Hey America—Russia attacked you, why don’t you care?

If we can put aside, for a moment, the question of Trump campaign cooperation with agents of or working for the government of Russia to interfere in the U.S. presidential election in 2016, we are left with this undeniable fact: the government of Russia waged an on-going attack on the United States to influence the outcome of that election.

A report prepared for the Senate that provides the most sweeping analysis yet of Russia’s disinformation campaign around the 2016 election found the operation used every major social media platform to deliver words, images and videos tailored to voters’ interests to help elect President Trump — and worked even harder to support him while in office.

(snip)

“What is clear is that all of the messaging clearly sought to benefit the Republican Party — and specifically Donald Trump,” the report says. “Trump is mentioned most in campaigns targeting conservatives and right-wing voters, where the messaging encouraged these groups to support his campaign. The main groups that could challenge Trump were then provided messaging that sought to confuse, distract and ultimately discourage members from voting.”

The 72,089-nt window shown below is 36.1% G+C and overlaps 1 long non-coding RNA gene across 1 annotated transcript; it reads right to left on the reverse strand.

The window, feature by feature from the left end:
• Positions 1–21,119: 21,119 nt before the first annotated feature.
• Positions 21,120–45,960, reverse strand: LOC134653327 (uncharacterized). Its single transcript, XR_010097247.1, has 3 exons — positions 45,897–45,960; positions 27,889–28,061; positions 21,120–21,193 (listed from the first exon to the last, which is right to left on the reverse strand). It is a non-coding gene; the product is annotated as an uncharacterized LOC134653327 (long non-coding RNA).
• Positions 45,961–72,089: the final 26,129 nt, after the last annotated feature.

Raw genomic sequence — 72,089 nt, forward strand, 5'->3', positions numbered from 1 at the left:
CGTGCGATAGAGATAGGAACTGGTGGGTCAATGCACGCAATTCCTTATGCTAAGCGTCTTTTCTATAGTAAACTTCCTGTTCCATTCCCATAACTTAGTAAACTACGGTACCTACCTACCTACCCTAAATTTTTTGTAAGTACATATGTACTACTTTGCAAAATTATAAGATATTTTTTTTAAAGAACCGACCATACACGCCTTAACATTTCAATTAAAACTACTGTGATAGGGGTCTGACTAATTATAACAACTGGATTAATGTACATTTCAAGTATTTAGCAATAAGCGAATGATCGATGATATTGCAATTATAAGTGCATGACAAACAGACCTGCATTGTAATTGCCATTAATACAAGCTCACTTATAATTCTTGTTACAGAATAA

I say “undeniable” despite the fact that our president denies the findings of our own nation’s intelligence services, and those of every other honest broker of information out there; none of that is not good enough to satisfy the Crybaby in Chief when he feels dissed.  Now, the Washington Post reports on research being delivered to the Senate Intelligence Committee that states plainly the evidence leading to the conclusion that the Russians worked against Hillary Clinton.

The report offers the latest evidence that Russian agents sought to help Trump win the White House. Democrats and Republicans on the panel previously studied the U.S. intelligence community’s 2017 finding that Moscow aimed to assist Trump, and in July, they said investigators had come to the correct conclusion. Despite their work, some Republicans on Capitol Hill continue to doubt the nature of Russia’s interference in the last presidential election.